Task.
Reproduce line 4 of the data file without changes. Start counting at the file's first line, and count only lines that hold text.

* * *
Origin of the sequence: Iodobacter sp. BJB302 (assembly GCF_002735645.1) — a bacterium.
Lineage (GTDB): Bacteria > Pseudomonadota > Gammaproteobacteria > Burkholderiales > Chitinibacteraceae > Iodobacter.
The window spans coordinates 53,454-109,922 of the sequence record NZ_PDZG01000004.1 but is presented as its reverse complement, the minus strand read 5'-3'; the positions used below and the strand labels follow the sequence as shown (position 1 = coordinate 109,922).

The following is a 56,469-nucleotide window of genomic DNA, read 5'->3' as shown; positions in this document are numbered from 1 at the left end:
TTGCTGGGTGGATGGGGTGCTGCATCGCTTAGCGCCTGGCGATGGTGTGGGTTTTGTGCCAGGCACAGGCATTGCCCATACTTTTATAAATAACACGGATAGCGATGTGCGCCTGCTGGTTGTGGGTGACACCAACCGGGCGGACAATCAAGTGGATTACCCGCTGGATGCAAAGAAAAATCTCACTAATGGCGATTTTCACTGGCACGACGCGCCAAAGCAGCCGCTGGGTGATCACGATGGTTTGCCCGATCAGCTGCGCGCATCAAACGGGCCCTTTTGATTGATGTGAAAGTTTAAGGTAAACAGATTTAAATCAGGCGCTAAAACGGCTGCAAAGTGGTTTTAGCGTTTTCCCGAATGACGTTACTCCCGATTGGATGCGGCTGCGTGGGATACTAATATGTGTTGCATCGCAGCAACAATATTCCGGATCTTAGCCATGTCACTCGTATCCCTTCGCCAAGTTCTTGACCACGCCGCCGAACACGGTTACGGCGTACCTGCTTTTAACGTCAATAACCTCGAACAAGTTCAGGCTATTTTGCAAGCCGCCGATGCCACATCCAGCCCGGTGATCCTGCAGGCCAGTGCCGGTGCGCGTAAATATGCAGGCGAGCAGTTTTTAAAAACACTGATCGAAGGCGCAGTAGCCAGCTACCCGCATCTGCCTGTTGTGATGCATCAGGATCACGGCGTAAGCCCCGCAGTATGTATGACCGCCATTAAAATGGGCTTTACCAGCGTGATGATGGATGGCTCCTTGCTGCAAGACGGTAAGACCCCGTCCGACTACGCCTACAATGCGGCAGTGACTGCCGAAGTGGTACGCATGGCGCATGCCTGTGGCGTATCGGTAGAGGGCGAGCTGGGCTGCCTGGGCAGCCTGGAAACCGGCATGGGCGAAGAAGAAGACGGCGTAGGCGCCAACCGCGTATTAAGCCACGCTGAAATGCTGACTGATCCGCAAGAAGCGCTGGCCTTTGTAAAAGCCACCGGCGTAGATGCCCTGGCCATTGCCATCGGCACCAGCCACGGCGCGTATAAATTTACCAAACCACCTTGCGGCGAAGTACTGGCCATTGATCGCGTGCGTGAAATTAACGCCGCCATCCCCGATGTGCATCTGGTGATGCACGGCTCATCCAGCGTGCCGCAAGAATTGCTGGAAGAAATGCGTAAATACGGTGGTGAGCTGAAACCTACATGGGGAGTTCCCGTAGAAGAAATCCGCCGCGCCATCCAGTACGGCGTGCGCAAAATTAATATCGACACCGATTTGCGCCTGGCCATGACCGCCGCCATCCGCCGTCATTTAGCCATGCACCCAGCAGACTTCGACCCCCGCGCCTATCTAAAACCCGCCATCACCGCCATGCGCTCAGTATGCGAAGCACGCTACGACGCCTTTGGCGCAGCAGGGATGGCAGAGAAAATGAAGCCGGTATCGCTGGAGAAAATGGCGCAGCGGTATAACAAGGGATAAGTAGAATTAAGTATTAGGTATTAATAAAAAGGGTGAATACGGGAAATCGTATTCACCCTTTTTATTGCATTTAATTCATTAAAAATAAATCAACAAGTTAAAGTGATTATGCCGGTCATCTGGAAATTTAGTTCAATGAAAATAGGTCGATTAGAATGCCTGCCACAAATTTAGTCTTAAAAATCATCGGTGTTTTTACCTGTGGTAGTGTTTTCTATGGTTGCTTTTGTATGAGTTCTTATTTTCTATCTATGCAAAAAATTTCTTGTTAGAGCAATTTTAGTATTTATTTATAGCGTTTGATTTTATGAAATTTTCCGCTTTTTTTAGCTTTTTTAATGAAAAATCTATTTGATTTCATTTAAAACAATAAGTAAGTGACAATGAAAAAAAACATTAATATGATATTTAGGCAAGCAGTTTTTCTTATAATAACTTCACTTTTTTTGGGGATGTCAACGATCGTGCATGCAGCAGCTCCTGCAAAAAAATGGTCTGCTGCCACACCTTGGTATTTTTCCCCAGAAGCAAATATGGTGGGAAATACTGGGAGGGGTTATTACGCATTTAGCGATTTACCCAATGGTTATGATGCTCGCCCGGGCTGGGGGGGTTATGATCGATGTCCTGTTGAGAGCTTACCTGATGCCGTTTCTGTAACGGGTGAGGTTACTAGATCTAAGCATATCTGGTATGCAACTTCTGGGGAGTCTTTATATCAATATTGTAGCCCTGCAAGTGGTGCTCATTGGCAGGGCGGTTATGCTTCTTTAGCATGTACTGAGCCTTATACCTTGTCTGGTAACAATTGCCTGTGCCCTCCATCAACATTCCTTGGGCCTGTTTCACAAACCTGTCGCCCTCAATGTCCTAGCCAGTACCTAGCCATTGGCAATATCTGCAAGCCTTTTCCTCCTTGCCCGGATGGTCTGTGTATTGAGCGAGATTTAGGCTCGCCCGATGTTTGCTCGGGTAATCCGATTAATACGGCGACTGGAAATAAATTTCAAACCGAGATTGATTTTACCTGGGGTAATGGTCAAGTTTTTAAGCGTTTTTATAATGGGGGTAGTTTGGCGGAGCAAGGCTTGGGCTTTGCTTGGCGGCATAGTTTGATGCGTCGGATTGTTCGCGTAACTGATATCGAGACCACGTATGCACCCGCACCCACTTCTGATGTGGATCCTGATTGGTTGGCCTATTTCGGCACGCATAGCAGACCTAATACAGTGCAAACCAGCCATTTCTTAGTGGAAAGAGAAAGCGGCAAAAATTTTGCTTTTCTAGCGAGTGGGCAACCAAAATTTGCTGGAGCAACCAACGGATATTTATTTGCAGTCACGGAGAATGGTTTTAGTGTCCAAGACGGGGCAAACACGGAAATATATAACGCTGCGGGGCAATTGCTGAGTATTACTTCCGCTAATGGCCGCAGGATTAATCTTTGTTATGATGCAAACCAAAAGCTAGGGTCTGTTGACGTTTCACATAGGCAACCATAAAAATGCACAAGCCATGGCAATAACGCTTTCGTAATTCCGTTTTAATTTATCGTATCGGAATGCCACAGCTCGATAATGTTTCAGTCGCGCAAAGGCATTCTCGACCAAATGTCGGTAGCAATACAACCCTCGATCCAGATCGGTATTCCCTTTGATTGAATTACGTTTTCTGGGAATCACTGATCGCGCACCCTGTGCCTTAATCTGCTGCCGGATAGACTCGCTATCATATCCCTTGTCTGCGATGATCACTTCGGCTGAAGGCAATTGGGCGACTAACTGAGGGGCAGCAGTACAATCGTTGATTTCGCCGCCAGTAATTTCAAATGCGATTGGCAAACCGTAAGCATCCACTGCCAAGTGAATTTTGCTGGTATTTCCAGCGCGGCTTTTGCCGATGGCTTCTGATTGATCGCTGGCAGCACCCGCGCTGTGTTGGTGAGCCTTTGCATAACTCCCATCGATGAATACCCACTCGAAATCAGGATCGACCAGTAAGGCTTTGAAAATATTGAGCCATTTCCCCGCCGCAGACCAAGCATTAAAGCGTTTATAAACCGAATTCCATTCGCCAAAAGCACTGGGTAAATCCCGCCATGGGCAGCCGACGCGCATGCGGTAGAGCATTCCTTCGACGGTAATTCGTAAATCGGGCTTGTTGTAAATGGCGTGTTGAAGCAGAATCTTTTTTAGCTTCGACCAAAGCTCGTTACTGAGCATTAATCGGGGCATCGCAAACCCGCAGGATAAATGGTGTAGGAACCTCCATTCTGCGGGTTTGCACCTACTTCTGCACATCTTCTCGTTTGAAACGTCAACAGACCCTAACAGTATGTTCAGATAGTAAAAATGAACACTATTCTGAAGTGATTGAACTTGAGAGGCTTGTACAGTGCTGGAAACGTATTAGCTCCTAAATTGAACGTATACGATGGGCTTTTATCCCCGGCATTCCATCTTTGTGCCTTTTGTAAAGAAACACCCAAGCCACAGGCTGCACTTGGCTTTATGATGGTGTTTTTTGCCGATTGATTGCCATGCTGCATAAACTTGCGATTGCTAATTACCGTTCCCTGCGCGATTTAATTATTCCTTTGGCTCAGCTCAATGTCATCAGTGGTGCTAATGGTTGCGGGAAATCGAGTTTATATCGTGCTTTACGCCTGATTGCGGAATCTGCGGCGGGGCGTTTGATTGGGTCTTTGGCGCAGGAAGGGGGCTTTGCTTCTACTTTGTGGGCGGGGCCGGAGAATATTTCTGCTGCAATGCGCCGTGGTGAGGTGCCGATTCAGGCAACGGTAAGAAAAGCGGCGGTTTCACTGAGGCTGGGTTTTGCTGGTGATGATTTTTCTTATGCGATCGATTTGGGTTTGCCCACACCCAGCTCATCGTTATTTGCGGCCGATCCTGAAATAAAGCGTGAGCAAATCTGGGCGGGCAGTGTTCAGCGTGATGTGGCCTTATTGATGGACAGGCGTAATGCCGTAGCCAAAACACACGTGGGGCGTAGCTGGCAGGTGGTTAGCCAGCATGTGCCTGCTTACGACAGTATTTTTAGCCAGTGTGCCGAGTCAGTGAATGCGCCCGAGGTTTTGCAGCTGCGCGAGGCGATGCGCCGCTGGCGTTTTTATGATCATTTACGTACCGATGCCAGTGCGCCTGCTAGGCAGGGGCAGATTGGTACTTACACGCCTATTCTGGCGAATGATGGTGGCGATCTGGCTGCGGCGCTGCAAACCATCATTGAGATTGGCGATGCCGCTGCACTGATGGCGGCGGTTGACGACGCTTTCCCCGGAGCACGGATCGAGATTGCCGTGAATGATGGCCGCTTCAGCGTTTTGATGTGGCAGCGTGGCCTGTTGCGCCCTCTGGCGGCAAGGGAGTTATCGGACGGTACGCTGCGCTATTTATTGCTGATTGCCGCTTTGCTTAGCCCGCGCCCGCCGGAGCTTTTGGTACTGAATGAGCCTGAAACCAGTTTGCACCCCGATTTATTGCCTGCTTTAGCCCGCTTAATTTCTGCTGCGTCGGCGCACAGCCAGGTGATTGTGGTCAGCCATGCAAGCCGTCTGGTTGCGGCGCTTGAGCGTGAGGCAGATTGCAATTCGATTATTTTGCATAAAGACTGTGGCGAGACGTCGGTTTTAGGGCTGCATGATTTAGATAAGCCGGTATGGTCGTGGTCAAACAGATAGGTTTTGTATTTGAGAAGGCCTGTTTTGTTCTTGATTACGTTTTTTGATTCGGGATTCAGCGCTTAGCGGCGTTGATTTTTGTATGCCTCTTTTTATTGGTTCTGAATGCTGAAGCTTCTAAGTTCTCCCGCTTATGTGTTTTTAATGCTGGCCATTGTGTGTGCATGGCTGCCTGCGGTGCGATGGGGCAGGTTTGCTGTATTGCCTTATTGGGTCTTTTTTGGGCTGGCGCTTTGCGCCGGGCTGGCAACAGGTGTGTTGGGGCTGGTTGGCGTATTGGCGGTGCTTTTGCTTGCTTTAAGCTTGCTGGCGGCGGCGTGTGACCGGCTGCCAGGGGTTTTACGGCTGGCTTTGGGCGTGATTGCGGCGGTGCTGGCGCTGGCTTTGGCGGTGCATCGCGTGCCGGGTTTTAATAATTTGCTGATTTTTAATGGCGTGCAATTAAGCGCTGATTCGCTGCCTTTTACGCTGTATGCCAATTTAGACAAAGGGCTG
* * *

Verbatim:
The following is a 56,469-nucleotide window of genomic DNA, read 5'->3' as shown; positions in this document are numbered from 1 at the left end: